The National Heavy Vehicle Regulator (NHVR) recently sent out a memo to the trucking industry detailing the correct counting procedures and additions that drivers need to maintain in their work diaries.
The NHVR said that they were prompted to do so after they recently received a wave of calls from concerned truck drivers about how to count work time correctly. Under law, truck drivers on standard hours can work 12 hours in a 24 hour block and those accredited with a Basic Fatigue Management may work for 14 hours.
The memo sent out by the NHVR answered most of the common questions posed to them by truckies like how to count a 24 hour period, when does that period restart and what are the rules after taking a major rest break.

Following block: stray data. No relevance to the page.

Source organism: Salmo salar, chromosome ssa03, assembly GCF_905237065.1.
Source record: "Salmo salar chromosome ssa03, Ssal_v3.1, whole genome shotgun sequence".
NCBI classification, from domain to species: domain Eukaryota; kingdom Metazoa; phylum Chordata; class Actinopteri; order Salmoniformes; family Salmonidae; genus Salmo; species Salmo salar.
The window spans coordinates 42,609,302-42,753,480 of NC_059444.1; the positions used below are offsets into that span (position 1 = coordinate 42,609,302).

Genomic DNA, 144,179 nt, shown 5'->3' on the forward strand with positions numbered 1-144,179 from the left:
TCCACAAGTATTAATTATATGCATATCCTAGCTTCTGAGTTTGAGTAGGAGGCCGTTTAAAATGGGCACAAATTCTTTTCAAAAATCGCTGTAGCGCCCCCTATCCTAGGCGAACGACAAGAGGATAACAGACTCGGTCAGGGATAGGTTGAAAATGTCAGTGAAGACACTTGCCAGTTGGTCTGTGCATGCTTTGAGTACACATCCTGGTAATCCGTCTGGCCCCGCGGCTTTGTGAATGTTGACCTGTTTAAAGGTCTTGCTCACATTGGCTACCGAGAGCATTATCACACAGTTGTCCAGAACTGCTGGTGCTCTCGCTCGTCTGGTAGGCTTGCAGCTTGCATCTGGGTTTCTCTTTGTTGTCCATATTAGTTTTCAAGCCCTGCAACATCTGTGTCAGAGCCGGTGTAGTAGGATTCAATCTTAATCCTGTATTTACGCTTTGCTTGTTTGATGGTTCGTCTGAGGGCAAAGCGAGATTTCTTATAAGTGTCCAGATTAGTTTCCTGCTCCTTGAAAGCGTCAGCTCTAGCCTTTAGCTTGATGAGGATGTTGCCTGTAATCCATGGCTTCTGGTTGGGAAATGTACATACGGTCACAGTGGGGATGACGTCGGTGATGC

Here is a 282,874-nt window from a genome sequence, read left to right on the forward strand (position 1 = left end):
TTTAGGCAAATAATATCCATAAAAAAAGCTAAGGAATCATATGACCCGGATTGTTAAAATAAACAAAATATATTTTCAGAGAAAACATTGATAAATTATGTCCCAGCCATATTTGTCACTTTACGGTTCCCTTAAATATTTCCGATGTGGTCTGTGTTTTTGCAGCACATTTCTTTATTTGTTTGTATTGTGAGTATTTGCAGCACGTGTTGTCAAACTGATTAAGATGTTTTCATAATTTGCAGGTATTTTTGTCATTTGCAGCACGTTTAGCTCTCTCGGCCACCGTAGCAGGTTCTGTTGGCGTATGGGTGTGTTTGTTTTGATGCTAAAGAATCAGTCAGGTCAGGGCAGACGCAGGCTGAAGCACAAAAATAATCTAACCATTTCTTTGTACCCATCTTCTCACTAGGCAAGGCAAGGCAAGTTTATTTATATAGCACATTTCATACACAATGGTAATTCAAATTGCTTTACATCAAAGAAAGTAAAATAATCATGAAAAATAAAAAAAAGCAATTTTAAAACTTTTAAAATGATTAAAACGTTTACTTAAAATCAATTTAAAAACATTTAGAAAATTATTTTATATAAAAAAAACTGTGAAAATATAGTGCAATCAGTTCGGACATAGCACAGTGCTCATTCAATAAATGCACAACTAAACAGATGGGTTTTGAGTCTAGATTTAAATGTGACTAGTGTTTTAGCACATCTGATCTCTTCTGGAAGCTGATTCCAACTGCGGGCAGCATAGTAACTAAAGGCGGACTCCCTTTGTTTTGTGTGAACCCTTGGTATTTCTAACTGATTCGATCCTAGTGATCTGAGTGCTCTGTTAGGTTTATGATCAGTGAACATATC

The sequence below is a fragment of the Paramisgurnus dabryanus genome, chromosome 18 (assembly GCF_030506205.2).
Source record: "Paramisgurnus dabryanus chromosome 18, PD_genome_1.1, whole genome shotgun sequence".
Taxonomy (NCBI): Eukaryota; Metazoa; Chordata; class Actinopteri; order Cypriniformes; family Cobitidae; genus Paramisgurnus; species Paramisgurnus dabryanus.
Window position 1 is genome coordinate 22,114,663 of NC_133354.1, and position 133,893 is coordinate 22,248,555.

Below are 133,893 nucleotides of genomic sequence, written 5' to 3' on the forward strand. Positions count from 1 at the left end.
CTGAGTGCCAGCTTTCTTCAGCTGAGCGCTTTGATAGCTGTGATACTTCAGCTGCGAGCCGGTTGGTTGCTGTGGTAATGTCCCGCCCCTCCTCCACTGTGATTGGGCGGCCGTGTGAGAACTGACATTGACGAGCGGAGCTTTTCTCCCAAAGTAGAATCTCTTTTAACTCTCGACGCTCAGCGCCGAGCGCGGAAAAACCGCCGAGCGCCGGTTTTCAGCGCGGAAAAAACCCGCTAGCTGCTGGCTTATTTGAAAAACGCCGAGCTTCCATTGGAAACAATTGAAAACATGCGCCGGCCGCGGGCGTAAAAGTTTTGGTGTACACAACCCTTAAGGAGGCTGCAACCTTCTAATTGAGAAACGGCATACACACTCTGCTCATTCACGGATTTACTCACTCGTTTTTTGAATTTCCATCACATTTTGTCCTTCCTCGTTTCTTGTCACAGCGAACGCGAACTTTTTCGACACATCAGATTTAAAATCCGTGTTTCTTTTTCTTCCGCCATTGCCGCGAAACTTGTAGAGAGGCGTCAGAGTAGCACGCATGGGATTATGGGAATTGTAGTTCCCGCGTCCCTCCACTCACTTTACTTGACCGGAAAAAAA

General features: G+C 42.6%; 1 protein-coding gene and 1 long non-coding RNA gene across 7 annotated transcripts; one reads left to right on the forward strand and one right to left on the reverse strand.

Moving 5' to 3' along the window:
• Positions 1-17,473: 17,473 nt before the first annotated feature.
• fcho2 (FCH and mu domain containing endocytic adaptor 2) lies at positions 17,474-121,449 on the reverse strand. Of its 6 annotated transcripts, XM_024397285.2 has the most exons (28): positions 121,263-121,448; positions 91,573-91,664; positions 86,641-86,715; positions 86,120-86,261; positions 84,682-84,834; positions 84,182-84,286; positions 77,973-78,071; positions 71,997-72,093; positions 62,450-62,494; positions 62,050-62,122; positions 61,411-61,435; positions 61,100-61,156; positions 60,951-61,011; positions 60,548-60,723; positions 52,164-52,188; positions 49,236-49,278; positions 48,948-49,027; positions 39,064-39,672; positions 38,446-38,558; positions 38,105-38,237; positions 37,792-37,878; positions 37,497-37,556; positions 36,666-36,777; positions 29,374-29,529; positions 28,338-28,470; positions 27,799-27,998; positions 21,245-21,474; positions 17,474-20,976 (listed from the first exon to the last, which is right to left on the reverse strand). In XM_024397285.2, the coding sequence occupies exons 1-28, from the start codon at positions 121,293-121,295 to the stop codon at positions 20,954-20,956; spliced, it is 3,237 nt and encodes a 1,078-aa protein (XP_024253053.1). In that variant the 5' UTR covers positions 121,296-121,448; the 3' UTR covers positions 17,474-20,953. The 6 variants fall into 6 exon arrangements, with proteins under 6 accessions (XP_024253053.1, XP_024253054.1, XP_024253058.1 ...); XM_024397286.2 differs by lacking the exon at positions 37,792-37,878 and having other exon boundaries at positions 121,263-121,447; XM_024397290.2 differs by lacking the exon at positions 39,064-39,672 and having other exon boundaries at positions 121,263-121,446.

Below are some important takeaway points from the NHVR memo:
- A 24-hour period starts at the end of any relevant major rest break, which is any period of rest of at least 5 or 7 continuous hours (depending on your work and rest option).
- The 24-hour period ends 24 hours later (at the exact same time on the following day), regardless of how much work you have done or rest you have taken during that time.
- “It is important to remember that the 5 or 7 continuous hour period for a major rest break is the minimum amount of continuous rest required in a 24-hour period.
- A major rest break during this time will only start another 24-hour period. This means that a solo driver (under Standard Hours) who works 12 hours in a 24-hour period must also have a total of 12 hours rest.